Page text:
Ellipsoid

This article is about the shape. For the type of theatrical spotlight, see ellipsoidal reflector spotlight. For the surface that approximates the figure of the Earth, see reference ellipsoid."triaxial" redirects here. For the electrical cable, see Triaxial cable.
An ellipsoid is a closed type of quadric surface that is a higher dimensional analogue of an ellipse. The equation of a standard axisaligned ellipsoid body in an xyzCartesian coordinate system is
where a and b are the equatorial radii (along the x and y axes) and c is the polar radius (along the zaxis), all of which are fixed positive real numbers determining the shape of the ellipsoid.
More generally, an arbitrarily oriented ellipsoid, centered at v, is defined by the equation
where A is a positive definite matrix and x, v are vectors. In that case, the eigenvectors of A define the principal directions of the ellipsoid and the square root of the eigenvalues are the corresponding equatorial radii.
If all three radii are equal, the solid body is a sphere; if two radii are equal, the ellipsoid is a spheroid:
 Sphere;
 Oblate spheroid (diskshaped);
 Prolate spheroid (like a rugby ball);
 Scalene ellipsoid ("three unequal sides").
The points (a,0,0), (0,b,0) and (0,0,c) lie on the surface and the line segments from the origin to these points are called the semiprincipal axes. These correspond to the semimajor axis and semiminor axis of the appropriate ellipses.
Scalene ellipsoids are frequently called "triaxial ellipsoids",^{[1]} the implication being that all three axes need to be specified to define the shape.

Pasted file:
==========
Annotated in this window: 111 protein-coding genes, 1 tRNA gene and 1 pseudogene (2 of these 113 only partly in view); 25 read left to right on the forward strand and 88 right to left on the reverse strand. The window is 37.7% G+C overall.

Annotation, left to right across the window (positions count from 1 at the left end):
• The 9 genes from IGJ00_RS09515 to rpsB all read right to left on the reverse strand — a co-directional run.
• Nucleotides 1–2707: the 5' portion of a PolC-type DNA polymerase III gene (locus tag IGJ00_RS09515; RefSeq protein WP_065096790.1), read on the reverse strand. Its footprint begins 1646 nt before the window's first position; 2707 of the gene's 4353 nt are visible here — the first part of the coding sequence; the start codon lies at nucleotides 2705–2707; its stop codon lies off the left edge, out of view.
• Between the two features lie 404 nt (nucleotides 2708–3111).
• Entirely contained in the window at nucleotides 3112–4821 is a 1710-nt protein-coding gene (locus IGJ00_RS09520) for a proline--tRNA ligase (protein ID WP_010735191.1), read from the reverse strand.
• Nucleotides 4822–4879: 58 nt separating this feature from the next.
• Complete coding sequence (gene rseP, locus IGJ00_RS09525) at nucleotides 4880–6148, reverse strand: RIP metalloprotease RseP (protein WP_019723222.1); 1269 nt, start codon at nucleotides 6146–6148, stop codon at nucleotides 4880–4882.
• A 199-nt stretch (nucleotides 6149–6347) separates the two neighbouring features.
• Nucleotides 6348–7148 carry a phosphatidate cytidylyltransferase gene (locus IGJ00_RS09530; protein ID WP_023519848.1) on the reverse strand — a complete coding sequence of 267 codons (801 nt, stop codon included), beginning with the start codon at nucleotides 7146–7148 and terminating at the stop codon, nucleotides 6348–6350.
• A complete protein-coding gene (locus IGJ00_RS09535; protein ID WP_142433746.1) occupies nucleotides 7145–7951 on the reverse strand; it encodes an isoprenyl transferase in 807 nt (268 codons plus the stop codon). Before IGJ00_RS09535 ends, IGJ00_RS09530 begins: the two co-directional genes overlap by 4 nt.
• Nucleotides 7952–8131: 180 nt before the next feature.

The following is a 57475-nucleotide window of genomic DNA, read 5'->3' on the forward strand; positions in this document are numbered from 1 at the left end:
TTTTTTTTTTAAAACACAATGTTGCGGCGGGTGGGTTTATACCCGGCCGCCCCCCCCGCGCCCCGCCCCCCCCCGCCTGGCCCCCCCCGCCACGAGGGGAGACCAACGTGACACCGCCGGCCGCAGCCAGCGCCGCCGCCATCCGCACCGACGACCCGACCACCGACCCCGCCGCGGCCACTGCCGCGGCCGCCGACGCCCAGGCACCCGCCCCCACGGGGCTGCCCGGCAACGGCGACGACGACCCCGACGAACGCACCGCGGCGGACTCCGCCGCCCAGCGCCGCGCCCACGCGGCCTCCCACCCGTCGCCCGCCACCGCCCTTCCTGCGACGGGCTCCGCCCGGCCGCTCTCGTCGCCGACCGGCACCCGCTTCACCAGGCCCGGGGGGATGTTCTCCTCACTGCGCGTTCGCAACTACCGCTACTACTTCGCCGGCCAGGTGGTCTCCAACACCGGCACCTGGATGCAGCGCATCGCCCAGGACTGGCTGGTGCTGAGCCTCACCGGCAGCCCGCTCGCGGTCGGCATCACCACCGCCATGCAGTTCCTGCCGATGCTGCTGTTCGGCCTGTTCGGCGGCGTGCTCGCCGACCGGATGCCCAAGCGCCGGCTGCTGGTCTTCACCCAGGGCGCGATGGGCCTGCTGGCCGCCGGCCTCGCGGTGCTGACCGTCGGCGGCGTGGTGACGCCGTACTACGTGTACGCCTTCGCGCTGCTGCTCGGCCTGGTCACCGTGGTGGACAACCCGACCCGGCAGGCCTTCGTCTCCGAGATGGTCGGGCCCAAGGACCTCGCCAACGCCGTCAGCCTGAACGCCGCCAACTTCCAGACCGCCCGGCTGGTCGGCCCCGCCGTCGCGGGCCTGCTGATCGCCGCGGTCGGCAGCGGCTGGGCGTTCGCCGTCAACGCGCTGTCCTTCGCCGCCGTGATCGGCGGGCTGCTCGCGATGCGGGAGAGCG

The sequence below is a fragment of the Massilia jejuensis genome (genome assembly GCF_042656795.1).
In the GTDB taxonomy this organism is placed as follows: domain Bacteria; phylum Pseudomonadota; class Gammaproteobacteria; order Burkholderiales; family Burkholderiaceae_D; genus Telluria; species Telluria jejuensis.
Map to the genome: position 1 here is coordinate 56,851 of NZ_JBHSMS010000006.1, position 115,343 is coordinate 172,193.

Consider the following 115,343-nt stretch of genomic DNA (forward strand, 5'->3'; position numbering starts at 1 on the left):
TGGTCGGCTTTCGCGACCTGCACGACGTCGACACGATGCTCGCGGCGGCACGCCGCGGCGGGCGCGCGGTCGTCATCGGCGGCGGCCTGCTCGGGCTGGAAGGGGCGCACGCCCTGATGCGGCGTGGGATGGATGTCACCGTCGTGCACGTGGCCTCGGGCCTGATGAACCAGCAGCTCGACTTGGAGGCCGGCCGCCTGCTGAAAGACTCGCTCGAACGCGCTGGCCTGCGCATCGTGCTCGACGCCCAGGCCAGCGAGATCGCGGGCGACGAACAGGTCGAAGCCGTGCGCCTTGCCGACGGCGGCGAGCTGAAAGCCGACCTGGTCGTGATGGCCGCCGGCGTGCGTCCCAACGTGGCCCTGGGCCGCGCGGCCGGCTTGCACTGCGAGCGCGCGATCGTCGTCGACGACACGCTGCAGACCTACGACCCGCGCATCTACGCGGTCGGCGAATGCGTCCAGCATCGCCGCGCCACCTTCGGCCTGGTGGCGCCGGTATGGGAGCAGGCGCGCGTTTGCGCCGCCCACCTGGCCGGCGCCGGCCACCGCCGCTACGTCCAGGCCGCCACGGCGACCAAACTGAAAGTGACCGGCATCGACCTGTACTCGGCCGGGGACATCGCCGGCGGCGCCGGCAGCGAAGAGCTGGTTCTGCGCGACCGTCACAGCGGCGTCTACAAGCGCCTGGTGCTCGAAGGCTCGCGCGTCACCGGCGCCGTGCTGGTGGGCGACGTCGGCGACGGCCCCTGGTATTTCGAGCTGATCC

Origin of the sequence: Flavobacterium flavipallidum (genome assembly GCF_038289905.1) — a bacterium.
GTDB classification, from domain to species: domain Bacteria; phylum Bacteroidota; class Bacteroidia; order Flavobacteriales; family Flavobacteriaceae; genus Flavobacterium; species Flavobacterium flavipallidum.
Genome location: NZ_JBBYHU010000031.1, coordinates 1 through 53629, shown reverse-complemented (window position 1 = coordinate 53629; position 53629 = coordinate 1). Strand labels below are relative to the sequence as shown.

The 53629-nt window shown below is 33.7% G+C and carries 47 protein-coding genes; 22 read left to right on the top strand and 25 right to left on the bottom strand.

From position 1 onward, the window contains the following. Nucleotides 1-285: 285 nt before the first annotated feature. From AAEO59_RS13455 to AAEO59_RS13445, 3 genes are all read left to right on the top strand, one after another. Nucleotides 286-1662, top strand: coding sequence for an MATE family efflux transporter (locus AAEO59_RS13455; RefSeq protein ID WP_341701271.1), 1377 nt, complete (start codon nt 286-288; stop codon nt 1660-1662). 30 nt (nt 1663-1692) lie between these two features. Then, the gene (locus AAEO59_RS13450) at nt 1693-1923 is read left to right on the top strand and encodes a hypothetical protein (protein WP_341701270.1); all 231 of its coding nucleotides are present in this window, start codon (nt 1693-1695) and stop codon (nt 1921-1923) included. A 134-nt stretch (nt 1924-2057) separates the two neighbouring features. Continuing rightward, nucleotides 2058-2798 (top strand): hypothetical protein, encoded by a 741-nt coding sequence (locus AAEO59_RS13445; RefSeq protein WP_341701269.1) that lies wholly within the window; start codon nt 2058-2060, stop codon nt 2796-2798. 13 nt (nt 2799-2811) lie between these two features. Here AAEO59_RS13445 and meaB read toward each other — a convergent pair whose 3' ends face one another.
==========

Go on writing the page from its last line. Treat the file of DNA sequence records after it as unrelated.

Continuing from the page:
Any planar cross section passing through the center of an ellipsoid forms an ellipse on its surface, with the possible special case of a circle if the three radii are the same (i.e., the ellipsoid is a sphere) or if the plane is parallel to two radii that are equal.
Contents
Parameterization
Using the common coordinates, where is a point's reduced, or parametric latitude and is its planetographic longitude, an ellipsoid can be parameterized by:



 (Note that this parameterization is not onetoone at the poles, where )

Volume
The volume of an ellipsoid is given by the formula
Note that this equation reduces to that of the volume of a sphere when all three elliptic radii are equal, and to that of an oblate or prolate spheroid when two of them are equal. The volumes of the maximum inscribed and minimum circumscribed boxes are respectively:
 and .
Surface area
The surface area of an ellipsoid is given by:
where
is the modular angle, or angular eccentricity; and , are the incomplete elliptic integrals of the first and second kind.
Unlike the surface area of a sphere, the surface area of a general ellipsoid cannot be expressed exactly by an elementary function.
An approximate formula is:
Where p ≈ 1.6075 yields a relative error of at most 1.061% (Knud Thomsen's formula ^{[2]}); a value of p = 8/5 = 1.6 is optimal for nearly spherical ellipsoids, with a relative error of at most 1.178% (David W. Cantrell's formula).
Exact formulae can be obtained for the case a = b (i.e., a circular equator):
 If oblate:
 If prolate:
In the "flat" limit of , the area is approximately
Mass properties
The mass of an ellipsoid of uniform density is:
where is the density.
The mass moments of inertia of an ellipsoid of uniform density are:
where , , and are the moments of inertia about the x, y, and z axes, respectively. Products of inertia are zero.
It can easily be shown that if a=b=c, then the moments of inertia reduce to those for a uniformdensity sphere.
Conversely, if the mass and principal inertias of an arbitrary rigid body are known, an equivalent ellipsoid of uniform density can be constructed, with the following characteristics:
Rotational equilibrium